It’s been a week of important dates here in the Netherlands. First the last Queen’s Day, and now this weekend — May 4-5 — we’ve had Remembrance Day (Dodenherdenkingdag) and Liberation Day (Bevrijdingsdag). Remembrance Day (May 4) started as a day of remembrance for those killed during World War II, although now it’s generally a time to remember all who have died in conflict. It is marked each year by special ceremonies and two minutes of silence at 8 p.m.
Bevrijdingsdag

Remembrance Day is obviously a more somber day, whereas today, Liberation Day (May 5) commemorates the liberation of the Netherlands from the Nazis at the end of World War II. There are large festivals held in cities across the country and Utrecht is hosting a large one this year, in part due to the Vrede van Utrecht (Treaty of Utrect) ongoing celebrations.

Typically, the Dutch flag is only flown on a handful of official days/holidays. As a result, it’s much more noticeable when it is out, as it was this weekend. It seems that technically, it’s not meant to be flown on a Sunday. However, a number of people didn’t follow that particular rule today. Here’s a bit of info on when the flag should be flown:

The Dutch flag instruction also stipulates on which days the flag should be flown. Of course this includes a selection of popular festivities such as Queen’s Day (soon to be King’s Day) and formal occasions such as Liberation Day, royal birthdays, Remembrance Day, Veterans Day, Victory in Europe Day and Koninkrijksdag (Kingdom Day). On these days, the flag may be hoisted from sunrise and must be taken down before sunset. However, as the Dutch flag should never be flown on Sunday, if a celebration happens to fall on that day, the flag is raised the following Monday instead.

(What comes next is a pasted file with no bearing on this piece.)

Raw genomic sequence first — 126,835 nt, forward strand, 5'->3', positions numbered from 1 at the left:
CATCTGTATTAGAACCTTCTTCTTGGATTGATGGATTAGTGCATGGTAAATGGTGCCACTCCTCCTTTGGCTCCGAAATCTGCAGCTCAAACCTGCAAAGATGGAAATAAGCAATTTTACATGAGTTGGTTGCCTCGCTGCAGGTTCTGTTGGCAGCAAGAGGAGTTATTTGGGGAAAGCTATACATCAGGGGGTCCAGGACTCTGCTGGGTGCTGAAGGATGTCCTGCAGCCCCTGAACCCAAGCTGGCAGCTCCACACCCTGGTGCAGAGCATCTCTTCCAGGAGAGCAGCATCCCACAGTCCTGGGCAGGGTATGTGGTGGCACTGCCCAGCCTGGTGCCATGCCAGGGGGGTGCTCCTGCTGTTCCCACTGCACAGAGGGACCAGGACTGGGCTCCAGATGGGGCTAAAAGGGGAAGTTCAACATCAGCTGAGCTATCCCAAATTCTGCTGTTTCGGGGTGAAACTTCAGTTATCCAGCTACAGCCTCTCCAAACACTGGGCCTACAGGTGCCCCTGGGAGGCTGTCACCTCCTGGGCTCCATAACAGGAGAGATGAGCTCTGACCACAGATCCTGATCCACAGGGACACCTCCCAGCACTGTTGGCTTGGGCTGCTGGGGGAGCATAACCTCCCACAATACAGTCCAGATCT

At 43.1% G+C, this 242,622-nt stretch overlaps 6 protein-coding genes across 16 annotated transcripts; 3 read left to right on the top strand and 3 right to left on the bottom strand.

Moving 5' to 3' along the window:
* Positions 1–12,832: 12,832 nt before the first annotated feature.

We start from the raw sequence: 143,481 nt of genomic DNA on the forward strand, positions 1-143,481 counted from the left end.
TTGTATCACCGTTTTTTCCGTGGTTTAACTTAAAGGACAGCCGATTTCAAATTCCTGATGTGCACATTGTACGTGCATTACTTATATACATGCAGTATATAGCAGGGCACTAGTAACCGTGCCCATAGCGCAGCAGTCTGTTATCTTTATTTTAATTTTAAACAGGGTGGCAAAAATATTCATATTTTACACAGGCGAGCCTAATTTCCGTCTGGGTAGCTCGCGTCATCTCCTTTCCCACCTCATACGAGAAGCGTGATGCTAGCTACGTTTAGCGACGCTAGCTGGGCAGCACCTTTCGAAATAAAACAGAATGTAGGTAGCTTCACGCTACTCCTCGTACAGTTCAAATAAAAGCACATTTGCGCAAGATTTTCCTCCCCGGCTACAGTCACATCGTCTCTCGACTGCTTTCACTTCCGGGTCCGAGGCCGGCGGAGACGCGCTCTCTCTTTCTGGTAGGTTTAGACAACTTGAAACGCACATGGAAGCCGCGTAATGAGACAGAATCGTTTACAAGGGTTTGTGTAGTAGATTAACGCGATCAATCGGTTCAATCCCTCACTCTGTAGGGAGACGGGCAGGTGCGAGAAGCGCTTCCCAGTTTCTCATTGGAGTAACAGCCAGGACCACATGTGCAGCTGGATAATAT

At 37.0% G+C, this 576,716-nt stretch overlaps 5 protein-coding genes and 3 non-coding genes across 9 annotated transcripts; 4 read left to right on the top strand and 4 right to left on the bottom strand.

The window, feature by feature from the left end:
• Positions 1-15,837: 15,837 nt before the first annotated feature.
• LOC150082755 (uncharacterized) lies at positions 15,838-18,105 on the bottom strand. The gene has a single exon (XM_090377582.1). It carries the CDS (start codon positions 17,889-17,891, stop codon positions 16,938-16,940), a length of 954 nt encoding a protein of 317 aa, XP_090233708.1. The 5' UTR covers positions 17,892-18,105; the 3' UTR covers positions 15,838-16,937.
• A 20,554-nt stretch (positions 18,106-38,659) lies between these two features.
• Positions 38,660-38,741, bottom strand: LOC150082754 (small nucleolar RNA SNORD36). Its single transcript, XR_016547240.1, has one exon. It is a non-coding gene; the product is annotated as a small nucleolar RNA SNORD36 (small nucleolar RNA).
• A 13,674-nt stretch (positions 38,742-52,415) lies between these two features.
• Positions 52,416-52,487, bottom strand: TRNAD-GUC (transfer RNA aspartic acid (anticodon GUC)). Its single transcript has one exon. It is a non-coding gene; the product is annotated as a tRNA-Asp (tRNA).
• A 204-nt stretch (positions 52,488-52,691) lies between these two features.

Considering the flags were flown on the Domtoren and the Domplein today — even while Prime Minister Rutte was visiting — I’m not sure how hard-and-fast some of those rules are. Anyway, I took a number of photos of the flags flying at various spots around town today. It’s a warm, beautiful day and a great day to celebrate freedom.

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Another Moment

Dodenherdenking
Today is Dodenherdenking, otherwise known as remembrance day. It’s the commemoration of all civilians and members of the armed forces of the Kingdom of the Netherlands who have died in wars or peacekeeping missions since the outbreak of World War II. (Source)

The main celebration is held in Amsterdam at Damplein, with a national two minutes of silence at 8 p.m. Radio, tv, and I gather even traffic halts at this moment. I will be in Amsterdam tonight, although I’ll be in the Melkweg waiting for the second Flight of the Conchords show. I’ll be curious if they do anything inside at that moment.

Tomorrow is a national holiday, Bevrijdingsdag (Liberation Day), celebrating the Dutch liberation from German occupation during WWII. There will be celebrations and music performances all over the country.

ETA: They did, in fact, observe the two minutes of silence at the Melkweg last night. They had a sign on the door announcing they would do so, and someone came out and announced it at the time.